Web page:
Research Highlights

We’ve summarized a few of the most recent studies that are relevant to using CBD for seizures. Click to expand the studies listed below.

2018: CBD for Lennox-Gastaut
In one 2018 trial on Lennox-Gastaut, patients who received CBD reported 20% greater reduction in the frequency of their seizures than those who were given a placebo medicine.

Some patients in both trials experienced side effects from the CBD. These ranged from moderate effects like sleepiness and tiredness, to more adverse ones such as vomiting, diarrhea, and abnormal liver functions. None of the reactions were life-threatening.

This study was double-blind and placebo-controlled, which is an important and tricky aspect of CBD research. Because cannabis is still federally classified as a Schedule I drug, in the same Schedule as cocaine and heroin, it’s not easy for CBD studies to obtain approval. And this poses an obstacle for more thorough research to be conducted on its medical benefits.

The U.S. government has previously cited the lack of “well-controlled studies” to support their decision to keep cannabis on the Schedule I list, but it’s used that same argument to prevent researchers from performing the “well-controlled studies” needed to better understand the effects of CBD.

As more states legalize cannabis for medical and recreational use, there is hope that the federal government will also adjust its official stance on cannabis. In fact, with the FDA’s approval of Epidiolex, it already has.

2017: Full Spectrum CBD vs. CBD Isolate for seizures

In 2017, researchers found that full spectrum CBD could be a more potent treatment option than CBD isolate.

Their paper looked at patients receiving a certain dose of full spectrum CBD and compared them to patients receiving a dose of CBD isolate that was three times higher. In the end, both groups reported a similar reduction in their seizures, and the researchers concluded that full spectrum CBD was three times as potent as CBD isolate.

Fabricio Pamplona, one of the researchers who conducted the meta-analysis, told me over email that this did NOT suggest taking higher doses of full spectrum CBD would reduce epileptic seizures even more, but rather that full spectrum CBD “is over three times as cost effective for the patient, because you need a lower dose.”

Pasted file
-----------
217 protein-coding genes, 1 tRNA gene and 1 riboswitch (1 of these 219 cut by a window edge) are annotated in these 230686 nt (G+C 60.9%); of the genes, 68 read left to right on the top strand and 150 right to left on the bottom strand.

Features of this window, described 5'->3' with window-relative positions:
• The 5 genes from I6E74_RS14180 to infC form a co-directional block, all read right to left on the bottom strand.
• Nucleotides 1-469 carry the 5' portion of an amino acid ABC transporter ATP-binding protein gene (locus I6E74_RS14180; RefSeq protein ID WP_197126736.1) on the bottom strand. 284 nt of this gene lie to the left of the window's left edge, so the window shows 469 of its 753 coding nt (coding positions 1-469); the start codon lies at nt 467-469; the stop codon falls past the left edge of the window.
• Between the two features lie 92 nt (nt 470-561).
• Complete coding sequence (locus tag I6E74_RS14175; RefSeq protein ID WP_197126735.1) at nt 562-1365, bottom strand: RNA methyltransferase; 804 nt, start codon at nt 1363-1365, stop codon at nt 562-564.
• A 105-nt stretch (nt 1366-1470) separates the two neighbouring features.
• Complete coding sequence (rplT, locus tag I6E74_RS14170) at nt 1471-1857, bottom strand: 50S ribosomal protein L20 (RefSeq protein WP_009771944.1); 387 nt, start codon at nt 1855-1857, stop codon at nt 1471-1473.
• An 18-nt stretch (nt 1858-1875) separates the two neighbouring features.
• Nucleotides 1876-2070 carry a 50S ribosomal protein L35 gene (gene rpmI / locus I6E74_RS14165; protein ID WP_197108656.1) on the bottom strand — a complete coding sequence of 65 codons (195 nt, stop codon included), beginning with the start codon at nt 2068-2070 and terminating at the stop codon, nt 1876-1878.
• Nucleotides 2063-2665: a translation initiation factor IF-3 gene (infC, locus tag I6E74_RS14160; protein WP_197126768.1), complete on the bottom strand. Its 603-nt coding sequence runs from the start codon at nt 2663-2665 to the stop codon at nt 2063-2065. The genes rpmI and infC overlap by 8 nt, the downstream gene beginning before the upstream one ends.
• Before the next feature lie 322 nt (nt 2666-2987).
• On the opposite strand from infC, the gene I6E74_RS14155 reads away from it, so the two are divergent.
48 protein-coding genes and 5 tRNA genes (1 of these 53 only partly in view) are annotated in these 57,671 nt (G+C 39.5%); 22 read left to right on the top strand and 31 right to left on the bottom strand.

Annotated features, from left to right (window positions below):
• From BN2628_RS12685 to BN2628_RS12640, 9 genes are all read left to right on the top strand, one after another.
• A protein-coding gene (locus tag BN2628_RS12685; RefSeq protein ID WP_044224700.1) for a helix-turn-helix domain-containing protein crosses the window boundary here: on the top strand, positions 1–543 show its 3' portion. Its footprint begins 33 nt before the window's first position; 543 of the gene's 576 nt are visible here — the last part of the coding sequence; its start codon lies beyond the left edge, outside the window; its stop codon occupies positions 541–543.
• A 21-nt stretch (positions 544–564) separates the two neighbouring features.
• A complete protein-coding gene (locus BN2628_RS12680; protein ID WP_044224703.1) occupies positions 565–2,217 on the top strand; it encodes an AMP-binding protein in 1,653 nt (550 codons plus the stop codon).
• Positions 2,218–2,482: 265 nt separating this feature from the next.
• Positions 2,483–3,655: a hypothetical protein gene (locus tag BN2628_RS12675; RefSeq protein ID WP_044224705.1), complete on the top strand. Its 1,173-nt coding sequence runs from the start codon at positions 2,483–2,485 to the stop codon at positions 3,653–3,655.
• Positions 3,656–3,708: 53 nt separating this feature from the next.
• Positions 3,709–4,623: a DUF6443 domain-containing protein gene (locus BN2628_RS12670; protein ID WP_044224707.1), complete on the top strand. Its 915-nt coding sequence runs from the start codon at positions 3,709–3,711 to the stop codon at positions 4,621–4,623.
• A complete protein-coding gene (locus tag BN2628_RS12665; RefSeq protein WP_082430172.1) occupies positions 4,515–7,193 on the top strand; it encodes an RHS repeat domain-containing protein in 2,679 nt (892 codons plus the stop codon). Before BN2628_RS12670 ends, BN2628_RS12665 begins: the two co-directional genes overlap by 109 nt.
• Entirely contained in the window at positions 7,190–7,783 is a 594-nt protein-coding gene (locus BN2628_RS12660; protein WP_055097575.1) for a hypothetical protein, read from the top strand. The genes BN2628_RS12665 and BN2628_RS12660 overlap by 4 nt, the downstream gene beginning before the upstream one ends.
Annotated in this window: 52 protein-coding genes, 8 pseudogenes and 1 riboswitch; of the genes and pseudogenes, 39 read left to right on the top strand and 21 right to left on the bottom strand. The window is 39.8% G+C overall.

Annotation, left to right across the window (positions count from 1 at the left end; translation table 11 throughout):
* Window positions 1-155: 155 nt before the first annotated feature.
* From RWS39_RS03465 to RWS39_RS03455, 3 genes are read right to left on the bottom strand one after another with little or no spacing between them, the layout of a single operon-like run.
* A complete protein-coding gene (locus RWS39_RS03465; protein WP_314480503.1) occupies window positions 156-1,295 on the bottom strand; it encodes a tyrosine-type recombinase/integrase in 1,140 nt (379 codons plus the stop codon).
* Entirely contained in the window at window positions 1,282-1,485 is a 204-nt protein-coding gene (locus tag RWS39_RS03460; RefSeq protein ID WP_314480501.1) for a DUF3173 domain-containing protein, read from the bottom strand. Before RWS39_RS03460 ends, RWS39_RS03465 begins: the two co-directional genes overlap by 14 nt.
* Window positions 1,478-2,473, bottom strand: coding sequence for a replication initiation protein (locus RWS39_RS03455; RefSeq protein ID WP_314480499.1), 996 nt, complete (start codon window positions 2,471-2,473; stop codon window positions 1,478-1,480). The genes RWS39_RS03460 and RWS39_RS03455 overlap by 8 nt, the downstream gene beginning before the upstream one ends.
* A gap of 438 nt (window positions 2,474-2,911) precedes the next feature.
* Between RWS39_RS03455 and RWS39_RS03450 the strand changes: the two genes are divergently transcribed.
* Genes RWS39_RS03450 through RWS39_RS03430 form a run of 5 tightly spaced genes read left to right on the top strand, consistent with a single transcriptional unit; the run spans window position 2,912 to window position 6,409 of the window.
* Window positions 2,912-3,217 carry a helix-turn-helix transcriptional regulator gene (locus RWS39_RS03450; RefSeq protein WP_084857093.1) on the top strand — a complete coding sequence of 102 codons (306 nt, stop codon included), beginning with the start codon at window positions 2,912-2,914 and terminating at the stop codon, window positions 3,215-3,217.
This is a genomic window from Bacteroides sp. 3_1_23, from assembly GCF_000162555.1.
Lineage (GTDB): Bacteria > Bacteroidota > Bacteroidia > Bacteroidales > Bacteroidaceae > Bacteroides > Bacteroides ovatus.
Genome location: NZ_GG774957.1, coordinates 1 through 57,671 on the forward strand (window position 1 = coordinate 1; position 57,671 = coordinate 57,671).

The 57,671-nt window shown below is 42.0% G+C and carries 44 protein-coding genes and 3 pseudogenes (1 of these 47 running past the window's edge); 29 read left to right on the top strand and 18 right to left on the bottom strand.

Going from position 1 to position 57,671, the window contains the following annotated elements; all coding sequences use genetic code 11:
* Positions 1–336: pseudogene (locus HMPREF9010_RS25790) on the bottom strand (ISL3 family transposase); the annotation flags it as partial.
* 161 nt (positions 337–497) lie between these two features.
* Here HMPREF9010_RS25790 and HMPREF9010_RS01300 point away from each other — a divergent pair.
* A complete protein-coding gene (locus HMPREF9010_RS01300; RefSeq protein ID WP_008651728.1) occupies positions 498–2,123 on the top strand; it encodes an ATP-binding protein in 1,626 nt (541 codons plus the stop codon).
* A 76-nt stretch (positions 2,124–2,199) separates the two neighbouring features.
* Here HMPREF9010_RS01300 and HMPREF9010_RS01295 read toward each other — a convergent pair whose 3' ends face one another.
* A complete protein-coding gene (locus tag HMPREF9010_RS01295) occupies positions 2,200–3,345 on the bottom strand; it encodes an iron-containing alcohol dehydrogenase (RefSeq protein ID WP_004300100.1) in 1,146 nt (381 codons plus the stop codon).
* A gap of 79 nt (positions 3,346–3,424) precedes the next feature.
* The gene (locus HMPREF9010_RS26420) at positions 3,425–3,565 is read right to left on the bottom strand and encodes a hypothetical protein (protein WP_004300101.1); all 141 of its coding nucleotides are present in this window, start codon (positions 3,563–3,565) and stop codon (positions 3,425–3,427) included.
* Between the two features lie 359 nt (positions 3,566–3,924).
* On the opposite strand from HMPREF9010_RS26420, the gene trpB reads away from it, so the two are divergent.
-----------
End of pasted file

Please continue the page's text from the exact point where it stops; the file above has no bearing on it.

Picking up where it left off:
Pamplona also said these results support evidence of the “entourage effect” in epilepsy treatments, adding that “although the exact composition of synergic compounds could not be inferred from this paper…it does suggest that there is some positive interaction between CBD and the complex matrix of phytocompounds in the Cannabis plant.”

Concerns about CBD for Seizures

CBD has been demonstrated to be a relatively safe addition to epilepsy treatment plans with minor side effects. However, it takes patients time to figure out their correct CBD dosage, which can be tricky because doctors aren’t always so knowledgeable about CBD treatments.

Heather Jackson, CEO of the cannabinoid therapy education and advocacy non-profit Realm of Caring, estimates there’s “probably one handful of doctors in this nation that really understand and will guide the family with dosing.”

The larger concern with CBD treatment can be a legal one. As recent as 2018, there have been cases of parents temporarily losing custody of their children for treating them with CBD.

And epilepsy patients seeking higher-THC full-spectrum CBD, which may be derived from cannabis strains that are categorized as marijuana, have to obtain medical marijuana licenses.

“For example, in Colorado, if you’re under 18 you have to have two doctors’ recommendations and…a medical cannabis license,” Jackson says. “And all those doctors are doing is saying that yes you have a condition…that you can receive a medical cannabis license for. In some places it’s extremely restricted, like Utah, where they do have some legislation but it’s only for epilepsy.”

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The Author

Nic Dobija-Nootens

Nic Dobija-Nootens

Nic Dobija-Nootens lives in New York and writes about skateboarding, podcasts, TV, and many other things he refuses to grow out of. See what ails him at @noochens.

You can also find more of his writing about CBD at the Growers Network and the National Hemp Association.